The waterslide where Caleb Schwab was killed this weekend had its grand opening delayed for weeks back in 2014 amid a series of technical problems led to concerns about the ride’s safety.
Schwab was killed on Sunday in an accident at Schlitterbahn Water Park in Kansas City, Kansas. A spokeswoman told NBC News that the 10-year-old died while riding Verrückt, which was billed as the world’s tallest waterslide.
Family members released a statement on the death of Caleb Schwab, saying the 10-year-old boy “brought abundant joy to our family and all those he came in contact with.”
“As we try to mend our home with him no longer with us, we are comforted knowing he believed in our Savior Jesus, and they are forever together now,” the family said in the statement released on Sunday. “We will see him another day.”
While details of Caleb Schwab’s death are still emerging, the accident has brought attention to the slide’s history of technical and safety concerns. The opening of the Verrückt waterslide was announced to great fanfare more than two years ago, with officials at Schlitterbahn Water Park releasing video of the 168-foot-tall slide and building anticipation.
Family of the boy killed today at Schlitterbahn just shared his picture.— Christa Dubill (@christadubill) August 8, 2016
His name was Caleb.
Caleb Thomas Schwab
But the grand opening itself was pushed back several times amid concerns over the slide’s safety. Originally slated to start in May, 2014, the opening of the Verrückt waterslide was pushed back to June 5 to allow for more testing. A park spokeswoman said there was a problem with the conveyor belt that brings rafts to the top of the ride, and further technical difficulties pushed the opening back another three weeks.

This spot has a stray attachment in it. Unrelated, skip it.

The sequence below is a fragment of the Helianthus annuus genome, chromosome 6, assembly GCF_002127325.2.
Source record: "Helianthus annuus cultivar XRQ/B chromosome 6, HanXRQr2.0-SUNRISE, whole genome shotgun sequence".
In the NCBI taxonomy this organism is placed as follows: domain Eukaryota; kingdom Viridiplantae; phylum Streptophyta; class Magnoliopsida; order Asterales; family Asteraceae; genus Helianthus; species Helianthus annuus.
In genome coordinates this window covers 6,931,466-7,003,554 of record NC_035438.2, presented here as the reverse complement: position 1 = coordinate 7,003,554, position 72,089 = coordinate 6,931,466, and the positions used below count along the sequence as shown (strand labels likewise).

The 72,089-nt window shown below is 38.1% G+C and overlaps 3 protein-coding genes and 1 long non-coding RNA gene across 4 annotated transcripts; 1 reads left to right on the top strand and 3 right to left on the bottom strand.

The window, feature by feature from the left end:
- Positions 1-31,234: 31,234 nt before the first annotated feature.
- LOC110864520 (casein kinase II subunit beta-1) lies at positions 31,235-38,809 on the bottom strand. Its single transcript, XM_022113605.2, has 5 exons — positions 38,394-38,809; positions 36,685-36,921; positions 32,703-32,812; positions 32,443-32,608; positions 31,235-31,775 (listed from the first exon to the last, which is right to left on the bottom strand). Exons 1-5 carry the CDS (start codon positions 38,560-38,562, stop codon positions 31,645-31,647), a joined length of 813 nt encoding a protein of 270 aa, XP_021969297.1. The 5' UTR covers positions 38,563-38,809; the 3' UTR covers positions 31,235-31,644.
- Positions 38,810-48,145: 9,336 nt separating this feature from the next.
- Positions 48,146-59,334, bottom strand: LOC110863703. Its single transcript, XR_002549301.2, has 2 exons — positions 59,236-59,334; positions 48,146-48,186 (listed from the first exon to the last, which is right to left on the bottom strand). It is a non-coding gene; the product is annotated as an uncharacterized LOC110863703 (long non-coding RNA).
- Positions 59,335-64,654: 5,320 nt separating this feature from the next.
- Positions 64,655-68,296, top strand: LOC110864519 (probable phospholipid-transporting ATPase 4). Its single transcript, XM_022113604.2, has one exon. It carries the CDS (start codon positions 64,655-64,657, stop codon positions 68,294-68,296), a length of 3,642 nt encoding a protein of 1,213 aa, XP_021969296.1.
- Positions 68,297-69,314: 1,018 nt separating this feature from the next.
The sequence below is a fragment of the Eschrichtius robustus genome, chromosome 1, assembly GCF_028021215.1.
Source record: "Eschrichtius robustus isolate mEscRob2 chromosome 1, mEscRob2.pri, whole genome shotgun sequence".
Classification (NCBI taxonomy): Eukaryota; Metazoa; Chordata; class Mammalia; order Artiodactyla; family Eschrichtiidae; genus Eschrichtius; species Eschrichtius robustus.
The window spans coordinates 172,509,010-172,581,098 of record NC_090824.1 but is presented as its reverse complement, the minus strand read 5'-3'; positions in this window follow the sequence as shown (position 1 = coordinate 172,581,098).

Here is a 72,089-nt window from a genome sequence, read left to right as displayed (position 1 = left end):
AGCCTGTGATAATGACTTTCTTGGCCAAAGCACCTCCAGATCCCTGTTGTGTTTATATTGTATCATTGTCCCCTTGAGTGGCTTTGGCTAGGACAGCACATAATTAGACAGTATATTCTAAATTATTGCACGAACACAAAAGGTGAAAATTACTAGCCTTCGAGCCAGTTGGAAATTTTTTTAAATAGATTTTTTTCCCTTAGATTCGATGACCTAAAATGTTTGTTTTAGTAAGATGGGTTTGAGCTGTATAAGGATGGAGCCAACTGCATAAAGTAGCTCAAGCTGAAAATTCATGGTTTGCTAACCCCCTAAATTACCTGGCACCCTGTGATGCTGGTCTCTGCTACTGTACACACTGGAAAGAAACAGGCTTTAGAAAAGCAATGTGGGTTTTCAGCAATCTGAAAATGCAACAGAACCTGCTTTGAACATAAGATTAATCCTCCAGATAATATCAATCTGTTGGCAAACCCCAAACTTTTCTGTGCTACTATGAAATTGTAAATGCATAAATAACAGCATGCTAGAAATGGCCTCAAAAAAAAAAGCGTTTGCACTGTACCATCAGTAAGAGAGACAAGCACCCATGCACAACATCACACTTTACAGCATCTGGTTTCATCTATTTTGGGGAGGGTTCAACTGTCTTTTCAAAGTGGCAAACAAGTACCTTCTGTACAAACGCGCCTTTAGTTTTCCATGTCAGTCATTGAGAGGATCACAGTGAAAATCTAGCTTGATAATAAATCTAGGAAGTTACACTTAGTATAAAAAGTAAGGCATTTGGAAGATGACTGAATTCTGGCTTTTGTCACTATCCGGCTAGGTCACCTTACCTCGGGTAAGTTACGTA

“When we had problems this weekend, we flew in parts, flew in people, flew in all kinds of stuff,” spokeswoman Winter Prosapio said (via Mashable).
There were rumors at the time that test riders on the Verrückt waterslide were being sent airborne, but park officials denied these reports. They stressed that safety was more important than getting the ride opened early.
“We’ll take embarrassment before putting someone in the slide when it is not ready,” Prosapio said.
But even before the death of Caleb Schwab this weekend, there were concerns about the oversight of the Verrückt waterslide. Though the ride was inspected by the Unified Government of Wyandotte County and Kansas City, Kansas, to make sure it was structurally sound, there is little oversight overall in the state of Kansas, Mashable noted.
“There are very few, if any, rules in the state of Kansas regulating amusement parks and rider safety,” Unified Government spokesman Edwin Birch said back in 2014.
After the opening of the Verrückt (which is a German word that means “crazy” or “insane”), the Guinness World Records named it the world’s tallest waterslide. It comes with strict requirements, with riders required to be at least 54 inches tall and a scale to make sure the raft reaches the proper weight before being deployed onto the slide.
Riders are required to climb 264 steps to reach the top of the ride, and the Verrückt reaches a top speed of 70 miles per hour on the descent, People magazine noted.
After the death of Caleb Schwab, officials said Schlitterbahn Water Park would be closed while a full investigation is conducted. It’s not known whether Caleb fell off some portion of the 17-story slide, or whether he was injured somewhere on the ride itself.
“We honestly don’t know what’s happened,” Prosapio told reporters via the the Kansas City Star. “That’s why a full investigation is necessary … To be honest, this is not something we’ve experienced.”
It is not yet clear how long the investigation into Caleb Schwab’s death might take.
[Photo by Charlie Riedel/AP Images]